While doing countless hours of research on CVID, I am continually shocked at the amount of incorrect information I come across regarding the disorder. In fact, even some of the most reputable medical organizations in the United States have factually incorrect and/or incomplete information on their websites. That’s why I’ve compiled a list of CVID FAQS to help you and your loved ones access reliable information.
1. What is Primary Immunodeficiency (PI)? I’ve never even heard of that!
Primary immunodeficiency diseases are a group of more than 350 rare, chronic disorders in which part of the body’s immune system is missing or functions improperly. While not contagious, these diseases are caused by hereditary or genetic defects, and, although some disorders present at birth or in early childhood, the disorders can affect anyone, regardless of age or gender. Some affect a single part of the immune system; others may affect one or more components of the system. And while the diseases may differ, they all share one common feature: each results from a defect in one of the functions of the body’s normal immune system.
Because one of the most important functions of the normal immune system is to protect us against infection, patients with PI commonly have an increased susceptibility to infection. The infections may be in the skin, the sinuses, the throat, the ears, the lungs, the brain or spinal cord, or in the urinary or intestinal tracts, and the increased vulnerability to infection may include repeated infections, infections that won’t clear up or unusually severe infections. People with PI live their entire lives more susceptible to infections–enduring recurrent health problems and often developing serious and debilitating illnesses. Fortunately, with proper medical care, many patients live full and independent lives.
2. What is Common Variable Immunodeficiency Disorder (CVID)?
This is yet another one of the most well-loved CVID FAQS!
THE SHORT VERSION:
CVID is complex and so is explaining it! So, I’m going to defer to Wikipedia’s definition which in my opinion is the easiest to understand for those non-medical/science folks (like me!):
Common variable immunodeficiency (CVID) is an immune disorder characterized by recurrent infections and low antibody levels, specifically in immunoglobulin (Ig) types IgG, IgM and IgA. Generally symptoms include high susceptibility to foreign invaders, chronic lung disease, and inflammation and infection of the gastrointestinal tract. However, symptoms vary greatly between people. CVID is a lifelong disease…Treatment options are limited, and usually include lifelong immunoglobulin replacement therapy. This therapy is thought to help reduce bacterial infections. This treatment alone is not wholly effective, and many people still experience other symptoms like lung disease and noninfectious inflammatory symptoms.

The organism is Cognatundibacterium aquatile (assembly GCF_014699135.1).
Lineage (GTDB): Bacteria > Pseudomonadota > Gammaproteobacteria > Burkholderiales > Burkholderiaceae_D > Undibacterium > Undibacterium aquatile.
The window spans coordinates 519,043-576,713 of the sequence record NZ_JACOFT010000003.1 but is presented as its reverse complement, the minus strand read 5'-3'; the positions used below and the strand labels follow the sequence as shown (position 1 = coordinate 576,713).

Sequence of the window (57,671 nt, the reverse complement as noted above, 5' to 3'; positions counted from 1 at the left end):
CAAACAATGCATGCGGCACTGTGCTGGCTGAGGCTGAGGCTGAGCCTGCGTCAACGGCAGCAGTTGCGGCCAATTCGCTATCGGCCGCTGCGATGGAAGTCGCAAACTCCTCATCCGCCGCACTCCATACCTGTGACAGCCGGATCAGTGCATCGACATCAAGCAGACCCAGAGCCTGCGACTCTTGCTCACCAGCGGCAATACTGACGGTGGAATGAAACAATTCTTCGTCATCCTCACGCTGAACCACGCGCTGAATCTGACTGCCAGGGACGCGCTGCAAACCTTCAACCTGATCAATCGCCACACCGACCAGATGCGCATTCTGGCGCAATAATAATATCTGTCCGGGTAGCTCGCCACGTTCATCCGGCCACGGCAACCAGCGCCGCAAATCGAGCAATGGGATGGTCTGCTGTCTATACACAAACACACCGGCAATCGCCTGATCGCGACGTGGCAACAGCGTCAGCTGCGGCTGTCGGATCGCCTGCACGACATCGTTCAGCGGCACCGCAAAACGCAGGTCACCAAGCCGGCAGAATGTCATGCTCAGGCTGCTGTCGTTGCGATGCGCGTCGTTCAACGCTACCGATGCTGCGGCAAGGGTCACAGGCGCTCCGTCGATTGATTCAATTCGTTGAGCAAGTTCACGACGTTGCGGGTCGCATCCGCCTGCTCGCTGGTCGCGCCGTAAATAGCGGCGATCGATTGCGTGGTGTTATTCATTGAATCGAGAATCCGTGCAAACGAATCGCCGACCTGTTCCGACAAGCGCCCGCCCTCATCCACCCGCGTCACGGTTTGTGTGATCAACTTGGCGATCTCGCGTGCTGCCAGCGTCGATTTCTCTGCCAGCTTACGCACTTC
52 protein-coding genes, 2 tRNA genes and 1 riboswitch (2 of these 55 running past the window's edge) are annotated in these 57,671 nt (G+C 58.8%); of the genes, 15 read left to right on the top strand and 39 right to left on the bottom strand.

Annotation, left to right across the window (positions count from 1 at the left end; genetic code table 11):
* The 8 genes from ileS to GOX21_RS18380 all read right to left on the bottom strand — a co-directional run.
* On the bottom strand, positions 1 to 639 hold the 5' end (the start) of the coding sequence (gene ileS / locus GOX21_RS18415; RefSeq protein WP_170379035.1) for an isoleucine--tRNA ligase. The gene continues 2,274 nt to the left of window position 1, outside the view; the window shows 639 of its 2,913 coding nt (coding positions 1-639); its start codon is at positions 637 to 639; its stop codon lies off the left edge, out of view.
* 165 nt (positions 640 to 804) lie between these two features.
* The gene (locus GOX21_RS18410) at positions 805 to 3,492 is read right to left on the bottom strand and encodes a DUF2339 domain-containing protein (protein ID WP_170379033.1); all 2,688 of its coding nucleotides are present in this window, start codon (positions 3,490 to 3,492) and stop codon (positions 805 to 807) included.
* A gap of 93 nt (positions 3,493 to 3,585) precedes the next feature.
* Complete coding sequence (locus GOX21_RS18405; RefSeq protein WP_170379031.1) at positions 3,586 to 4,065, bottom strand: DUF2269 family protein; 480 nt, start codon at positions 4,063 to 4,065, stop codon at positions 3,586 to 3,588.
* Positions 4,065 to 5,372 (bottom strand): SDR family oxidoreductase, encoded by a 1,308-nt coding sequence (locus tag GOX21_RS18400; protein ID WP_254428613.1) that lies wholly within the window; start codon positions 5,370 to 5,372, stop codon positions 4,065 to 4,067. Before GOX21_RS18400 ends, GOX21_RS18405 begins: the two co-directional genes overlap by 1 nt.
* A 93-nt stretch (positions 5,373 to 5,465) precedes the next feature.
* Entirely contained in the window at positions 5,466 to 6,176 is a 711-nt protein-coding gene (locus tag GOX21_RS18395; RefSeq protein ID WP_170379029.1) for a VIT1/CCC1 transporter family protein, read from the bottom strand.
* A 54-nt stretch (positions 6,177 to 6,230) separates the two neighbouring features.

*Note from Susan Alynne: although it seems to me CVID and the immune system in general is in its early stages of full understanding by the medical community, the cause is thought to be genetically-related. It is so in my case. Dr. K recently told me my 13-year-old son has CVID and my 9-year-old son has IgG Subclass Deficiency.
3. Why are CVID patients called Zebras?
Yes, zebras are, well, the zebras that are black and white striped that you see at the zoo. However, ZEBRA, is the term (description even) that has become the symbol, dare I say the “mantra” of those patients who have been diagnosed with a Primary Immunodeficiency. Here’s the official explanation of how we came to be called Zebras:
Per the Ehlers-Danlos Support UK website:
“When you hear the sound of hooves, think horses, not zebras.”
This phrase is taught to medical students throughout their training.
In medicine, the term “zebra” is used in reference to a rare disease or condition. Doctors are taught to assume that the simplest explanation is usually correct to avoid patients being misdiagnosed with rare illnesses. Doctors learn to expect common conditions.
But many medical professionals seem to forget that “zebras” DO exist and so getting a diagnosis and treatment can be more difficult for sufferers of rare conditions. Ehlers-Danlos syndrome is considered a rare condition and so EDS sufferers are known as medical zebras. This identity has now been adopted across the world through social media to help bring our community together.